@Martijn Pieters: your first compose (the "wrapped" one) works and returns exactly the same result

>>> mp_compfunc = mp_compose(sin,cos,sqrt)
>>> mp_compfunc(2)

The unwrapped version, instead, unfortunately loops until RuntimeError: maximum recursion depth exceeded ...

@Borealid: your foo/bar example will not get more than two functions for composition but I think it was just for explanations not intended for answering to second point, right?


The *args, **kw syntax in both the lambda signature and call syntax are the best way to pass on arbitrary arguments. They accept any number of positional and keyword arguments and just pass those on to a next call. You could write the result of the outer lambda as:

def _anonymous_function_(*args, **kw):
    result_of_g = g(*args, **kw)
    return f(result_of_g)
return _anonymous_function

The compose function can be rewritten without reduce() like this:

def compose(*funcs):
    wrap = lambda f, g: lambda *args, **kw: f(g(*args, **kw))
    result = funcs[0]
    for func in funcs[1:]:
        result = wrap(result, func)
    return result

This does the exact same thing as the reduce() call; call the lambda for the chain of functions.

So, the first two functions in the sequence are sin and cos, and these are replaced by:

lambda *args, **kw: sin(cos(*args, **kw))

This then is passed to the next call as f, with sqrt g, so you get:

lambda *args, **kw: (lambda *args, **kw: sin(cos(*args, **kw)))(sqrt(*args, **kw)))

which can be simplified to:

lambda *args, **kw: sin(cos(sqrt(*args, **kw)))

because f() is a lambda that passes its arguments to the nested sin(cos()) call.

In the end, then, you have produced a function that calls sqrt(), the result of which is passed to cos(), and the output of that is then passed to sin(). The *args, **kw lets you pass in any number of arguments or keyword arguments, so the compose() function can be applied to anything than is callable, provided that all but the first function takes just one argument, of course.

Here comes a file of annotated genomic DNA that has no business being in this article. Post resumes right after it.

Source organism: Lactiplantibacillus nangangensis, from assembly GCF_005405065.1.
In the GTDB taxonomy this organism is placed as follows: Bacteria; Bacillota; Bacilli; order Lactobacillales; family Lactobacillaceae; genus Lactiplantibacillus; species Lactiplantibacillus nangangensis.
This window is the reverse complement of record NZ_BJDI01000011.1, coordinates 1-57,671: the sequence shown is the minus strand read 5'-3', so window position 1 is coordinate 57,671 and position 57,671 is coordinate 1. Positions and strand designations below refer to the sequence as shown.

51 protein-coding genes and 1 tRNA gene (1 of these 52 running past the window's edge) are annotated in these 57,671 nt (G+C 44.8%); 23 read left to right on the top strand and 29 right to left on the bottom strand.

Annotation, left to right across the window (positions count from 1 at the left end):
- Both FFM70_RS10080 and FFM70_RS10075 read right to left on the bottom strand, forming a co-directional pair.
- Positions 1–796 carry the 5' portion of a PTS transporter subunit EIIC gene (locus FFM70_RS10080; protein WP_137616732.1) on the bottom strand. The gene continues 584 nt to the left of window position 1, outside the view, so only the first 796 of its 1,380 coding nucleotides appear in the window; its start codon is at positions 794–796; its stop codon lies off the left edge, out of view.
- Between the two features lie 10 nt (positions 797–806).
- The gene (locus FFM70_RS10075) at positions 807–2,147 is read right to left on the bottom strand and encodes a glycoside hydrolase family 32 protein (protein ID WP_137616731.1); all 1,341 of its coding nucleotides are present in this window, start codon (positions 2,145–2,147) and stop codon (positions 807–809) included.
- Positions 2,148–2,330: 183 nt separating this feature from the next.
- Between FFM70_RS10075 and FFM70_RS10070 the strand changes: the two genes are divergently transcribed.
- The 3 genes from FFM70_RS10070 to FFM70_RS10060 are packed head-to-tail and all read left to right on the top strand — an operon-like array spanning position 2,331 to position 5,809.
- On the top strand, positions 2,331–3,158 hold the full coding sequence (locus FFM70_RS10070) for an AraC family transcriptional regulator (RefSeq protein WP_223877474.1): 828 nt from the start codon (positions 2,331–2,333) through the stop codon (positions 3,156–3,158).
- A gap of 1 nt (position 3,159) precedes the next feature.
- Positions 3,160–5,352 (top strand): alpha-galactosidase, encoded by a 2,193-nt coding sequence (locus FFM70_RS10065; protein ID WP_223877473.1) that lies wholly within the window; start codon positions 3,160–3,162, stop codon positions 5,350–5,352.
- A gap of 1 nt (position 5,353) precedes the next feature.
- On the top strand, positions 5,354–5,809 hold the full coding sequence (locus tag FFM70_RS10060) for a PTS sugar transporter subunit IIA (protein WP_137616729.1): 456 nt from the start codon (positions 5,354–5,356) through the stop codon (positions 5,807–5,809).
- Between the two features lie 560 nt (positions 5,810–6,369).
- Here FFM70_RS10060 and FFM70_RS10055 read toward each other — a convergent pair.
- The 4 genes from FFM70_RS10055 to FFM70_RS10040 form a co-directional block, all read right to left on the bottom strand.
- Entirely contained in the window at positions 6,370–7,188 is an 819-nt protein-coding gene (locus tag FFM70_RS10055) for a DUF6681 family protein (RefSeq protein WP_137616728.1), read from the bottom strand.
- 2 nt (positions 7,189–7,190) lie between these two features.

• 1
    It would be better to use lambda x: x as an initial value for the reduce, or the loop in your answer: that way compose() is the correct composition of zero functions -- a function that does nothing. – Lynn Aug 8 '15 at 13:48
  • @Mauris: but it would not reflect the result of the reduce() function as posted in the question. – Martijn Pieters Aug 8 '15 at 14:40
  • @Mauris: Martijn is right on the fact it would not reflect the original function as posted in the question, nice suggestion anyway +1 ! – danicotra Aug 10 '15 at 8:48
  • @MartijnPieters : Hey, wait... I think I heard of you before, you must be the legendary Python ninja, isn't it? :-) Thank you for your reply and for the time you are dedicating to me. I edited my question after your answer, could you please take a look again at it? – danicotra Aug 10 '15 at 8:49
  • 1
    @danicotra: nope, you didn't. I've corrected my answer, by the way. The second version where I removed the wrapper is now gone; I had discounted for the effect of closures (see Local variables in Python nested functions, where I wrote an answer so I should have seen that coming), and to avoid the issue with you'd have to jump through some pretty major hoops that were not worth it here. – Martijn Pieters Aug 10 '15 at 9:40